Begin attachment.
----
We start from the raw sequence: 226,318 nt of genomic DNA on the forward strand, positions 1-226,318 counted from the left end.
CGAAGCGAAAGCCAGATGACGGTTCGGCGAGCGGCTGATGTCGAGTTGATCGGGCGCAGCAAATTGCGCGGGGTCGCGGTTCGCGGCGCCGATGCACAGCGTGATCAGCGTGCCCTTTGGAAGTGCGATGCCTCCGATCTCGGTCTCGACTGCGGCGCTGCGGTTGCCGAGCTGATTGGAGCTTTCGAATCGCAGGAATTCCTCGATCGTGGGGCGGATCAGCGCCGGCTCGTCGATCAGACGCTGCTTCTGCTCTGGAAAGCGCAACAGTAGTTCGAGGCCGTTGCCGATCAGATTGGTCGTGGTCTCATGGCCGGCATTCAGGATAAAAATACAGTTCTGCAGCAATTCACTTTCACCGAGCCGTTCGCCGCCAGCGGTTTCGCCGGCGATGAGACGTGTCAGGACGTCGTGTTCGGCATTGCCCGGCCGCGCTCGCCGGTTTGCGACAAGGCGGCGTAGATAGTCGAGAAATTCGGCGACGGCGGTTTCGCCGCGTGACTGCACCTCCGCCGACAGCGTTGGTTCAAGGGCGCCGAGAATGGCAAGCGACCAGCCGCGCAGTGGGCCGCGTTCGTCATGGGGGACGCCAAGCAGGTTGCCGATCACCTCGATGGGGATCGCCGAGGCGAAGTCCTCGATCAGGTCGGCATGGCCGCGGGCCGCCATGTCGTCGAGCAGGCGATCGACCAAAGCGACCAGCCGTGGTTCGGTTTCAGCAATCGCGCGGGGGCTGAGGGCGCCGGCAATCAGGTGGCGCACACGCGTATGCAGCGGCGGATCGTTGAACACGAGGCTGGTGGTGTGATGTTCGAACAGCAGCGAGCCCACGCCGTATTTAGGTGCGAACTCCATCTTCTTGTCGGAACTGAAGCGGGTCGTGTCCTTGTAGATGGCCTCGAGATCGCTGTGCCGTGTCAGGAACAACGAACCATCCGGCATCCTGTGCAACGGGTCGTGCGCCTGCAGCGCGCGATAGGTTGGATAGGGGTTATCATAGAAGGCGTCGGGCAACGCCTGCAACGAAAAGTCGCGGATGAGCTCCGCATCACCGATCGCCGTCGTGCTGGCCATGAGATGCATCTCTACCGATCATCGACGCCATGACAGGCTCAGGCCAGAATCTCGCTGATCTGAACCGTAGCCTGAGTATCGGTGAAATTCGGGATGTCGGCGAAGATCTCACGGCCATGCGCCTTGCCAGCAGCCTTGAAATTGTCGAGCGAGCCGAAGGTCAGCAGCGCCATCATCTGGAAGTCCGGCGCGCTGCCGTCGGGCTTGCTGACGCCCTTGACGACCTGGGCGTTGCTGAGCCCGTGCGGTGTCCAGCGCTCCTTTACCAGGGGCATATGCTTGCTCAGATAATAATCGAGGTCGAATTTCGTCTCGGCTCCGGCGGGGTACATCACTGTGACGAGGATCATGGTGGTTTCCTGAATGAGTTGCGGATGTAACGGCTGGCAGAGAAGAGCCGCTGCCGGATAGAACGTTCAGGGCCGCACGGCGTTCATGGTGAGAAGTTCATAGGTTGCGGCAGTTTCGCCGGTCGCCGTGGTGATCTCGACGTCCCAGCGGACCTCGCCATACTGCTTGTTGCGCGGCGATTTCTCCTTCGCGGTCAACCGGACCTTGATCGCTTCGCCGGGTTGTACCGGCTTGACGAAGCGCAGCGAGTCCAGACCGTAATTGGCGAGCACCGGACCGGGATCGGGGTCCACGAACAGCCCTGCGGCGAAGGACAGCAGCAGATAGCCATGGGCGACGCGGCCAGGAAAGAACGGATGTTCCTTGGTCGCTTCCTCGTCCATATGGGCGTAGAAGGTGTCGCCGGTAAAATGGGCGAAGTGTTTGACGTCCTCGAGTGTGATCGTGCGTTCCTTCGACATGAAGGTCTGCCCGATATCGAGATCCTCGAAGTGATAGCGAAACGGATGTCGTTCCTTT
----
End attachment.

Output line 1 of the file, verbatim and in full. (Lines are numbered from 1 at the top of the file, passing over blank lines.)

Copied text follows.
We start from the raw sequence: 226,318 nt of genomic DNA on the forward strand, positions 1-226,318 counted from the left end.